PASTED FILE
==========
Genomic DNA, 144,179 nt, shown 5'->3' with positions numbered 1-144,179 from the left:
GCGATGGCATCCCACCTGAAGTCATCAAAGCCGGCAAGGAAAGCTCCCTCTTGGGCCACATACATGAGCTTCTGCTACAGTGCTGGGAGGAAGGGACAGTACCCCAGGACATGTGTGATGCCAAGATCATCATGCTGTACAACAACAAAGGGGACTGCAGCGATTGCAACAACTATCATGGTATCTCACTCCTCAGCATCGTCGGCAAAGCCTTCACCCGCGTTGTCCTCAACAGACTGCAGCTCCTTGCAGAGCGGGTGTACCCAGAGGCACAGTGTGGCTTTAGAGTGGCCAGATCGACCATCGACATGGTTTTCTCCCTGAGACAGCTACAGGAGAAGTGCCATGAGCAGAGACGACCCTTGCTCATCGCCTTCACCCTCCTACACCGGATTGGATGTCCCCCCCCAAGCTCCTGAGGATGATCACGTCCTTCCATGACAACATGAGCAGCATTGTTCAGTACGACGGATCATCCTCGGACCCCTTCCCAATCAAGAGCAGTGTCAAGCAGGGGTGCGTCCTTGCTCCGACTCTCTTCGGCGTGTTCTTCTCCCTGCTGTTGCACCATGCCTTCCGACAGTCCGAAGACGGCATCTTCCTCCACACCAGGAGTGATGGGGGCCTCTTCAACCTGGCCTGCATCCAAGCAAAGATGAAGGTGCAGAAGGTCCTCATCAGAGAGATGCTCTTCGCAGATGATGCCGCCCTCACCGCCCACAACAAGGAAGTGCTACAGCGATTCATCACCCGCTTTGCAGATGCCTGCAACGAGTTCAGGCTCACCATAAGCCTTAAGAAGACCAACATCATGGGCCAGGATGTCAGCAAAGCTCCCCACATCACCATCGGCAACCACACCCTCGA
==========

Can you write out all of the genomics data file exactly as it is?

Genomic DNA, 144,179 nt, shown 5'->3' with positions numbered 1-144,179 from the left:
GCGATGGCATCCCACCTGAAGTCATCAAAGCCGGCAAGGAAAGCTCCCTCTTGGGCCACATACATGAGCTTCTGCTACAGTGCTGGGAGGAAGGGACAGTACCCCAGGACATGTGTGATGCCAAGATCATCATGCTGTACAACAACAAAGGGGACTGCAGCGATTGCAACAACTATCATGGTATCTCACTCCTCAGCATCGTCGGCAAAGCCTTCACCCGCGTTGTCCTCAACAGACTGCAGCTCCTTGCAGAGCGGGTGTACCCAGAGGCACAGTGTGGCTTTAGAGTGGCCAGATCGACCATCGACATGGTTTTCTCCCTGAGACAGCTACAGGAGAAGTGCCATGAGCAGAGACGACCCTTGCTCATCGCCTTCACCCTCCTACACCGGATTGGATGTCCCCCCCCAAGCTCCTGAGGATGATCACGTCCTTCCATGACAACATGAGCAGCATTGTTCAGTACGACGGATCATCCTCGGACCCCTTCCCAATCAAGAGCAGTGTCAAGCAGGGGTGCGTCCTTGCTCCGACTCTCTTCGGCGTGTTCTTCTCCCTGCTGTTGCACCATGCCTTCCGACAGTCCGAAGACGGCATCTTCCTCCACACCAGGAGTGATGGGGGCCTCTTCAACCTGGCCTGCATCCAAGCAAAGATGAAGGTGCAGAAGGTCCTCATCAGAGAGATGCTCTTCGCAGATGATGCCGCCCTCACCGCCCACAACAAGGAAGTGCTACAGCGATTCATCACCCGCTTTGCAGATGCCTGCAACGAGTTCAGGCTCACCATAAGCCTTAAGAAGACCAACATCATGGGCCAGGATGTCAGCAAAGCTCCCCACATCACCATCGGCAACCACACCCTCGA